Constant Warwick (42) Abraham Potter (d.1694/95), John Beverley (d.1698/99)
 
The Rearguard - English White Squadron, Sir Ralph Delavall (c.1641-1706/7)
Ship NameCommanderNotes
Anne (70) John Tyrrell Burnt voluntary
Edgar (72) John Jennifer (d.1690/91)
Bredah (70) Christopher Mason, Matthew Tennant (d.1690)
Saint Andrew (100) Robert Dorrell
Coronation (90) John Munden (d.1718/19)
Royal Katherine (84) Mathew Aylmer (1650-1720)
Cambridge (70) John Clements (d.1695), Simon Fowkes (d.1702)
Berwick (70) Henry Martin (d.1701/2)
Swallow (48) Benjamin Walters (d.1697/98)
Defiance (64) John Graydon (c.1666-1725/26)
Captain (70) Daniel Jones (d.1693/94)
 
Rearguard - Not in the Line
Ship NameCommanderNotes
 
Ship NameCommanderNotes
Exeter (70) Matthew Tennant (d.1690), George Mees (d.1697)
Bonaventure (52) John Hubbard (d.1723)
Fox (28) William Stone
Griffin (28) Clifford Chamberlin (d.1691)
Hawk (28) William Harman (d.1694)
Hunter (28) Thomas Kercher (d.1694)
Spy (28) Frederick Weighman (d.1696/97)
Dolphin (28) William Vickers (d.1694)
Owner's Love (10) Thomas Heath (d.1693)
Thomas and Elizabeth (10) Thomas Marshall (d.1690)
Cygnet (8) Robert Wilmot (d.1695)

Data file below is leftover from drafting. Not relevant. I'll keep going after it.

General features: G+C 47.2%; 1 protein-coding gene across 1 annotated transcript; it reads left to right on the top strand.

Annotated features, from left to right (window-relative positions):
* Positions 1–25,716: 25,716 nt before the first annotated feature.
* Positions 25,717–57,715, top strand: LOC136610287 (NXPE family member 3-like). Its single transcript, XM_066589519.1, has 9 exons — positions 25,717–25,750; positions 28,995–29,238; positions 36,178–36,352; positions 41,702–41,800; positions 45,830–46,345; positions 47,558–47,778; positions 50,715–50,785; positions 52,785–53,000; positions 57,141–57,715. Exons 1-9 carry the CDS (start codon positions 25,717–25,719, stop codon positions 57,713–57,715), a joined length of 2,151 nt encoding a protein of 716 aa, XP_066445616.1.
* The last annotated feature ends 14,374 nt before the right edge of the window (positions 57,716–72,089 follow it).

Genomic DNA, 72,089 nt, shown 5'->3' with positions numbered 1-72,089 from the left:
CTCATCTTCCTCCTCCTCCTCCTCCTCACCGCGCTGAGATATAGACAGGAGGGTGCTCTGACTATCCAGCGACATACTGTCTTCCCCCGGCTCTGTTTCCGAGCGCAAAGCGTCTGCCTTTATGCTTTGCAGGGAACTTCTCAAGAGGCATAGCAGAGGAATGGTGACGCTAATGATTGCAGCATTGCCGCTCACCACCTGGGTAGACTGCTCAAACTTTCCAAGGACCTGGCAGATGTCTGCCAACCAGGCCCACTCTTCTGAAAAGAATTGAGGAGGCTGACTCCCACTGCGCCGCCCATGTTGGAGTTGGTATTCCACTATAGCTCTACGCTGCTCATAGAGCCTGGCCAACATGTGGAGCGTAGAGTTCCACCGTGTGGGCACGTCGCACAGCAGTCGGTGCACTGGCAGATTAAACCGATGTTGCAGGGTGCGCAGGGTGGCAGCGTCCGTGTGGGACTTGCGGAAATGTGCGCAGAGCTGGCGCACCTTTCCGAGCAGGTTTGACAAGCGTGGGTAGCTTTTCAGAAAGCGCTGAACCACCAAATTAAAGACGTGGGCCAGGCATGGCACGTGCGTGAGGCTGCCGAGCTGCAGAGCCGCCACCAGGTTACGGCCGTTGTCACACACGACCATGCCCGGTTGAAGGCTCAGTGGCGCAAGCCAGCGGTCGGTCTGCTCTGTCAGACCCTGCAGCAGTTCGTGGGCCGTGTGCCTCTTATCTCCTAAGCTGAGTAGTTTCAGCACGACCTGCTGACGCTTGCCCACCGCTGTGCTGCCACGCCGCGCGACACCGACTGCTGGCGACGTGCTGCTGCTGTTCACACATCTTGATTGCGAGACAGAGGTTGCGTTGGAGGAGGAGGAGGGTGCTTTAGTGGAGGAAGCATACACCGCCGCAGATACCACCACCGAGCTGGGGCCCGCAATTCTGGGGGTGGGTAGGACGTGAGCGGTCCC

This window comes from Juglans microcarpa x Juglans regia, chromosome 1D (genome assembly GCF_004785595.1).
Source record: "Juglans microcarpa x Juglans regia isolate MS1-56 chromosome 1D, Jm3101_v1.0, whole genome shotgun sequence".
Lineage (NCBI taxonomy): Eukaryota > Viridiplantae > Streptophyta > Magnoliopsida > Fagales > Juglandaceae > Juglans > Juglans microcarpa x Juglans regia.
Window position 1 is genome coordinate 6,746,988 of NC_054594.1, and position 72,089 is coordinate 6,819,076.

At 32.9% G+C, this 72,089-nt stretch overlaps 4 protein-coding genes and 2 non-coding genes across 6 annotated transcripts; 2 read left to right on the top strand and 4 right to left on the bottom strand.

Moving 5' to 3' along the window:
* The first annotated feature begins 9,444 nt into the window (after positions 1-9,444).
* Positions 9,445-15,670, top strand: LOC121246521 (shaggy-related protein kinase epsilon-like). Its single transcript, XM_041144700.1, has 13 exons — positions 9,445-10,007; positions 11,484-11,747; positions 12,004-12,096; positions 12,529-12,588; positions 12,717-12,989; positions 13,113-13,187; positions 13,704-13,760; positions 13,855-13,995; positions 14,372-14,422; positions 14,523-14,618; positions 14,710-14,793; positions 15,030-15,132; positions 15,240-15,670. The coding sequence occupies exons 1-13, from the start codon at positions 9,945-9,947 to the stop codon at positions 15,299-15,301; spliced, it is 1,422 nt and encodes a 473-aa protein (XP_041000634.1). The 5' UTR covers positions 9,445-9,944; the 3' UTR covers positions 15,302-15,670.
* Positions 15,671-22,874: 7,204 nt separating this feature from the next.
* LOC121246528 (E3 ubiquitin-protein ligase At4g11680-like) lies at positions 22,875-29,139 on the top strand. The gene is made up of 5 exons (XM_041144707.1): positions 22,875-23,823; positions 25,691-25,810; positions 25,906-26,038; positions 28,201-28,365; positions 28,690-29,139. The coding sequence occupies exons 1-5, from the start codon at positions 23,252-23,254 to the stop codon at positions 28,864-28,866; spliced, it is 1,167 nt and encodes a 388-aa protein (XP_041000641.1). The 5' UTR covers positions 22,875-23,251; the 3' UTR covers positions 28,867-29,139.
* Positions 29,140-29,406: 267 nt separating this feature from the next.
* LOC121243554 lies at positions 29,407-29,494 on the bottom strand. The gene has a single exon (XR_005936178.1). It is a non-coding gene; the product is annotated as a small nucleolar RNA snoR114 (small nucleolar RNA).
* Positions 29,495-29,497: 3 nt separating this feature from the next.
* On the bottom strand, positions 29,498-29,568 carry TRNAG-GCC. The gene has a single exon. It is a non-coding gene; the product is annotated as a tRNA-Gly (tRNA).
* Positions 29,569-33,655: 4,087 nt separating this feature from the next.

Speedwell (8) Thomas Robinson
 

Royaume de France - Anne Hilarion de Costentin (Chevalier de Tourville) (1642-1701)

 
The Van Vanguard (Blue)
Ship NameCommanderNotes
 
The Main Vanguard (Blue), François Louis Rousselet (Comte de Chateaurenault) (1637-1716)
Ship NameCommanderNotes
Royal Dauphin (100) François Louis Rousselet (Comte de Chateaurenault) (1637-1716)Squadron Flagship 100 deads or wounded
Le Conquérant (84) Phillippe Le Valois (Marquis de Villette-Mursay) (1632-1707)
Le Fier (76) Ferdinand de Relingues (Comte de Relingue) (1630-1704)
Pompeux (72) Philippe-César d'Aligre de Saint-Lié (2nd Baron de La Mothe) (1650-1720)
L'Eclatant (68) Jean-Baptiste d'Augustine de Septèmes (Chevalier de Septèmes) (1640-1697)
L'Ardent (64) Louis Le Roux d'Infreville-Saint-Aubin (Chevalier d'Infreville-Saint-Aubin) (1642-1712)
Le Parfait (64) Charles-François de Machault de Belmont (1640-1709)
Le Courtisan (64) Lord Jean Bernard Louis Desjeans (Baron de Pointis) (1645-1707)
L'Excellent (60) de Montbron (Chevalier ) (1640-1693)
Ferme (60) Vaudricourt
Saint Louis (58) Jean de La Roque-Persin (1650-1711)
Fort (56) François-René de Betz (Comte de La Harteloire) (1648-1726)
Le Courageux (56) de Sérigny
Le Bon (54) Camille de Digoine du Palais (1647-1721)
Le Fendant (54) Théophile du Vigier (Sieur de La Vigerie-Treillebois) (1640-1702)
Le Precieux (54) Barthélemy-Alexandre d'Aralle (Chevalier de Perrinet) (1650-1705)69 dead or wounded
Téméraire (52) Amatheur du Rivau-Huet (1647-1701)
Hardi (52) des Gouttes
Le Trident (52) Riberette